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1
2 %%%%%%%%%%%%%%%%%%%%%%%%%%%%%%%%%%%%%%%%%%%%%%%%%%%%%%%%
3 %
4 % Copyright (c) 2003-2008 by University of Queensland
5 % Earth Systems Science Computational Center (ESSCC)
6 % http://www.uq.edu.au/esscc
7 %
8 % Primary Business: Queensland, Australia
9 % Licensed under the Open Software License version 3.0
10 % http://www.opensource.org/licenses/osl-3.0.php
11 %
12 %%%%%%%%%%%%%%%%%%%%%%%%%%%%%%%%%%%%%%%%%%%%%%%%%%%%%%%%
13
14
15 \section{Elastic Deformation}
16 \label{ELASTIC CHAP}
17 In this section we want to examine the deformation of a linear elastic body caused by expansion through a heat distribution. We want
18 a displacement field $u\hackscore{i}$ which solves the momentum equation
19 \index{momentum equation}:
20 \begin{eqnarray}\label{HEATEDBLOCK general problem}
21 - \sigma\hackscore{ij,j}=0
22 \end{eqnarray}
23 where the stress $\sigma$ is given by
24 \begin{eqnarray}\label{HEATEDBLOCK linear elastic}
25 \sigma\hackscore{ij}= \lambda u\hackscore{k,k} \delta\hackscore{ij} + \mu ( u\hackscore{i,j} + u\hackscore{j,i})
26 - (\lambda+\frac{2}{3} \mu) \; \alpha \; (T-T\hackscore{ref})\delta\hackscore{ij} \;.
27 \end{eqnarray}
28 In this formula $\lambda$ and $\mu$ are the Lame coefficients, $\alpha$ is the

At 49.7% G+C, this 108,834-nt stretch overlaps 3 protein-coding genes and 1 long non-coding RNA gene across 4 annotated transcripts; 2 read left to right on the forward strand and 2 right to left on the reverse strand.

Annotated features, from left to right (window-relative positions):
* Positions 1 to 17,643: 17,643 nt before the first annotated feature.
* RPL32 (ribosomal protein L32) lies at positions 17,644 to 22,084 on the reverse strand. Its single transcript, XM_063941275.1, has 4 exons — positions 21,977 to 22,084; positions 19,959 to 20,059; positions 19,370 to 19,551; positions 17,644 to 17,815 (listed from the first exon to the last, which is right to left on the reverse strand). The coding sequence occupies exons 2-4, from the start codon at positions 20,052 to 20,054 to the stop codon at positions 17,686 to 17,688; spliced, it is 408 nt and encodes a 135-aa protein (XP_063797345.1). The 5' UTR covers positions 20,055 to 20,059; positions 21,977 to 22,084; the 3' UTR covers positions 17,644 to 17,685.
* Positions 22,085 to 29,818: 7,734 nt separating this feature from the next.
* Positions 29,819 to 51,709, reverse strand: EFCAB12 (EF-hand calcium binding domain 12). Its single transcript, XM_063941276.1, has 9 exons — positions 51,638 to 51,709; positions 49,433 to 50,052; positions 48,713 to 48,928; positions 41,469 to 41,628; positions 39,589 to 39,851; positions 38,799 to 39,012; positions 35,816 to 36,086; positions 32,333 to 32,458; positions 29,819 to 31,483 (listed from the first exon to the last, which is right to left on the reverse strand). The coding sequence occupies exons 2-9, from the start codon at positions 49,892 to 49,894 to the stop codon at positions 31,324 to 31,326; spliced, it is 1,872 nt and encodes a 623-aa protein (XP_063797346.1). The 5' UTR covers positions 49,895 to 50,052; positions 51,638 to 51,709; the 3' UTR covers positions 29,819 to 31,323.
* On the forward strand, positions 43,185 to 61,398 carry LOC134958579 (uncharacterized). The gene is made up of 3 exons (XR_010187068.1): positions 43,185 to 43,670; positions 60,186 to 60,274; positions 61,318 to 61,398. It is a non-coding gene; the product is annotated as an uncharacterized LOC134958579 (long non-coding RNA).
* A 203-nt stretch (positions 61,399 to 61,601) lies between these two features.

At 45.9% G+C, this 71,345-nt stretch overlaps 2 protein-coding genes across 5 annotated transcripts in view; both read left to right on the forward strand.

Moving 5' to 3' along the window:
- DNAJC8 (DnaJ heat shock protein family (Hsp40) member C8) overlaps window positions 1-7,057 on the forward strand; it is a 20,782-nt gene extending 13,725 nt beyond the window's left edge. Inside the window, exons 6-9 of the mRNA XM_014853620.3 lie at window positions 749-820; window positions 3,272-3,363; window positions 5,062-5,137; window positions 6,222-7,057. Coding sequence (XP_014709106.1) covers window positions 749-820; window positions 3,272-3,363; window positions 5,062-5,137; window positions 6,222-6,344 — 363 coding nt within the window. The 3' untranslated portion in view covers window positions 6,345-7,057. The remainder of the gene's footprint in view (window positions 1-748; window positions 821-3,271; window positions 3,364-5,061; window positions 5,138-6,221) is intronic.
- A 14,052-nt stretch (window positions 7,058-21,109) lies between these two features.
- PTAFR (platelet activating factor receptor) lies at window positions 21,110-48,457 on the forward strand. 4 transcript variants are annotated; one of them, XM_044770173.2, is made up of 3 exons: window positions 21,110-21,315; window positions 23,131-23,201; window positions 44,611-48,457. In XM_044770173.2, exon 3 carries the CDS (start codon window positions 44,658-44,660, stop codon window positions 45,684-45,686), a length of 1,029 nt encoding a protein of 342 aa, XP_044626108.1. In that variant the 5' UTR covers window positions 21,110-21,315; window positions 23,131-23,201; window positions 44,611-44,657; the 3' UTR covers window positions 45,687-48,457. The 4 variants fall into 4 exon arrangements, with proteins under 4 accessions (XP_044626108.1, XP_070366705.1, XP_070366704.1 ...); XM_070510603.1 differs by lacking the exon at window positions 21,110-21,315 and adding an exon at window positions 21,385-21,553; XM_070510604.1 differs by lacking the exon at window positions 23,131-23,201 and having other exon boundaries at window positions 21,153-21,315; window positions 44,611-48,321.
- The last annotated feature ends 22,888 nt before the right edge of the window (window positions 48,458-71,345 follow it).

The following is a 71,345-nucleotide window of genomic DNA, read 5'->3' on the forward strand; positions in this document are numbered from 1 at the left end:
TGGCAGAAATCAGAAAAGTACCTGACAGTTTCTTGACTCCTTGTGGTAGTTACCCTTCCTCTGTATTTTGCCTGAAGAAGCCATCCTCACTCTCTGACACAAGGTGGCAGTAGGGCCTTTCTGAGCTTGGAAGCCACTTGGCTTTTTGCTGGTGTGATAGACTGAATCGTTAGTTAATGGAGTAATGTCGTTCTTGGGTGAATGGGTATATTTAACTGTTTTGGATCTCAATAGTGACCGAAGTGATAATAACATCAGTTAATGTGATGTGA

29 temperature expansion coefficient, $T$ is the temperature distribution and $T_{ref}$ a reference temperature. Note that
30 \eqn{HEATEDBLOCK general problem} is similar to eqn{WAVE general problem} introduced in section~\Sec{WAVE CHAP} but the
31 inertia term $\rho u\hackscore{i,tt}$ has been dropped as we assume a static scenario here. Moreover, in
32 comparison to the \eqn{WAVE stress}
33 definition of stress $\sigma$ in \eqn{HEATEDBLOCK linear elastic} an extra term is introduced
34 to bring in stress due to volume changes trough temperature dependent expansion.
35
36 Our domain is the unit cube
37 \begin{eqnarray} \label{HEATEDBLOCK natural location}
38 \Omega=\{(x\hackscore{i} | 0 \le x\hackscore{i} \le 1 \}
39 \end{eqnarray}
40 On the boundary the normal stress component is set to zero
41 \begin{eqnarray} \label{HEATEDBLOCK natural}